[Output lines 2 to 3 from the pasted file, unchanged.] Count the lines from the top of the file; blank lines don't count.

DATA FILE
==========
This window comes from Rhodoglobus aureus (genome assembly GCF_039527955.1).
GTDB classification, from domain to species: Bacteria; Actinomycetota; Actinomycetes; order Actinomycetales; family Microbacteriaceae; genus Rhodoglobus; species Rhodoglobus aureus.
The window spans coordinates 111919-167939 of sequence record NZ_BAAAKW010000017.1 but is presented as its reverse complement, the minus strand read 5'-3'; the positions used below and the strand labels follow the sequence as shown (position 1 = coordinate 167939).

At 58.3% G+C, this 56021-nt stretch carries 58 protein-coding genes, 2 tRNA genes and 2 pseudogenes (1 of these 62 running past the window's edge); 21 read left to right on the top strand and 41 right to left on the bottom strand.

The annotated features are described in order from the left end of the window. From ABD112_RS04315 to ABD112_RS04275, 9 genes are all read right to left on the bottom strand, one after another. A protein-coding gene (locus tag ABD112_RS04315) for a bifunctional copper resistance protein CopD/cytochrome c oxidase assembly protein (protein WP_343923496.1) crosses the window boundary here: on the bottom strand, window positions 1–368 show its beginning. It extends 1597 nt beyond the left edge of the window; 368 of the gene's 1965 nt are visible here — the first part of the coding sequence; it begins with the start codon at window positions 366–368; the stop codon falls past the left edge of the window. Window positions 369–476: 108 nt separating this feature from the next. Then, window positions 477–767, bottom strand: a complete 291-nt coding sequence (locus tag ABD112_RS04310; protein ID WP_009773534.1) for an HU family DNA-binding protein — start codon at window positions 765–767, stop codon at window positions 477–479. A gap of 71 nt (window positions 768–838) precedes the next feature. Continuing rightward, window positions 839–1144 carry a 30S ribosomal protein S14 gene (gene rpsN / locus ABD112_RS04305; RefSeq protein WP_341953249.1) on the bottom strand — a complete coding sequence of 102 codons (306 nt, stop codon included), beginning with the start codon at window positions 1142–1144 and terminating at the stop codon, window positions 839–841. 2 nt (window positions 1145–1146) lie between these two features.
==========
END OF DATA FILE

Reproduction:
GTDB classification, from domain to species: Bacteria; Actinomycetota; Actinomycetes; order Actinomycetales; family Microbacteriaceae; genus Rhodoglobus; species Rhodoglobus aureus.
The window spans coordinates 111919-167939 of sequence record NZ_BAAAKW010000017.1 but is presented as its reverse complement, the minus strand read 5'-3'; the positions used below and the strand labels follow the sequence as shown (position 1 = coordinate 167939).